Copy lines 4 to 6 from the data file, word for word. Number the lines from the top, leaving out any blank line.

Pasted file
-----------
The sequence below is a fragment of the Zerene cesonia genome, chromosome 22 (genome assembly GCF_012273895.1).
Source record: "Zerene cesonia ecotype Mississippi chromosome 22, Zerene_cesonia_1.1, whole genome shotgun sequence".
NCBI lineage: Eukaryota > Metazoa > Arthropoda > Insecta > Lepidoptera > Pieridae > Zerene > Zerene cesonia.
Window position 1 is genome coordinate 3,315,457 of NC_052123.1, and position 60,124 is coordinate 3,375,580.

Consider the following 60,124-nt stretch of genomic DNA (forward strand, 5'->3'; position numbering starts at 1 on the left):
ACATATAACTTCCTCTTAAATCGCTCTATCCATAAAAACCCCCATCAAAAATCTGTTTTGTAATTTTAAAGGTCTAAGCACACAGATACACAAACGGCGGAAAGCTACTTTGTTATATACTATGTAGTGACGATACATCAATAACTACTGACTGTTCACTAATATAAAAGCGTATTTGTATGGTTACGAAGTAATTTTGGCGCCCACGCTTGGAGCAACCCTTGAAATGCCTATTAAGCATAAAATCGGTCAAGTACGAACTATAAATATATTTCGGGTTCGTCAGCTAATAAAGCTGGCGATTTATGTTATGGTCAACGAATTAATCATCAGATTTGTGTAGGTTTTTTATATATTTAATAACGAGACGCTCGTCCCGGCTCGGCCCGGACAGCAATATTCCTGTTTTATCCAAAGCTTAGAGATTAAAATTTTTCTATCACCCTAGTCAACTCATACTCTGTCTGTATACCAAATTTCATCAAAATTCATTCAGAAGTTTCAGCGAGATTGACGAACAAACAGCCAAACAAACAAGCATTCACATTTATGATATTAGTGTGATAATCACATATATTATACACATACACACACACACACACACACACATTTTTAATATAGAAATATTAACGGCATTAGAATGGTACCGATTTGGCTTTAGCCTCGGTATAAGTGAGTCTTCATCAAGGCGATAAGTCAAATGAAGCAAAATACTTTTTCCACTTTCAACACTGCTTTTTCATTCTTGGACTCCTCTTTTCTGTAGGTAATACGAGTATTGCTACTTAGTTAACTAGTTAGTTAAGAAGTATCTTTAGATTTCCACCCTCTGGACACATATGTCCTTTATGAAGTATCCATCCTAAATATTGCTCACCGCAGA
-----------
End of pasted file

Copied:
Window position 1 is genome coordinate 3,315,457 of NC_052123.1, and position 60,124 is coordinate 3,375,580.

Consider the following 60,124-nt stretch of genomic DNA (forward strand, 5'->3'; position numbering starts at 1 on the left):
ACATATAACTTCCTCTTAAATCGCTCTATCCATAAAAACCCCCATCAAAAATCTGTTTTGTAATTTTAAAGGTCTAAGCACACAGATACACAAACGGCGGAAAGCTACTTTGTTATATACTATGTAGTGACGATACATCAATAACTACTGACTGTTCACTAATATAAAAGCGTATTTGTATGGTTACGAAGTAATTTTGGCGCCCACGCTTGGAGCAACCCTTGAAATGCCTATTAAGCATAAAATCGGTCAAGTACGAACTATAAATATATTTCGGGTTCGTCAGCTAATAAAGCTGGCGATTTATGTTATGGTCAACGAATTAATCATCAGATTTGTGTAGGTTTTTTATATATTTAATAACGAGACGCTCGTCCCGGCTCGGCCCGGACAGCAATATTCCTGTTTTATCCAAAGCTTAGAGATTAAAATTTTTCTATCACCCTAGTCAACTCATACTCTGTCTGTATACCAAATTTCATCAAAATTCATTCAGAAGTTTCAGCGAGATTGACGAACAAACAGCCAAACAAACAAGCATTCACATTTATGATATTAGTGTGATAATCACATATATTATACACATACACACACACACACACACACACATTTTTAATATAGAAATATTAACGGCATTAGAATGGTACCGATTTGGCTTTAGCCTCGGTATAAGTGAGTCTTCATCAAGGCGATAAGTCAAATGAAGCAAAATACTTTTTCCACTTTCAACACTGCTTTTTCATTCTTGGACTCCTCTTTTCTGTAGGTAATACGAGTATTGCTACTTAGTTAACTAGTTAGTTAAGAAGTATCTTTAGATTTCCACCCTCTGGACACATATGTCCTTTATGAAGTATCCATCCTAAATATTGCTCACCGCAGA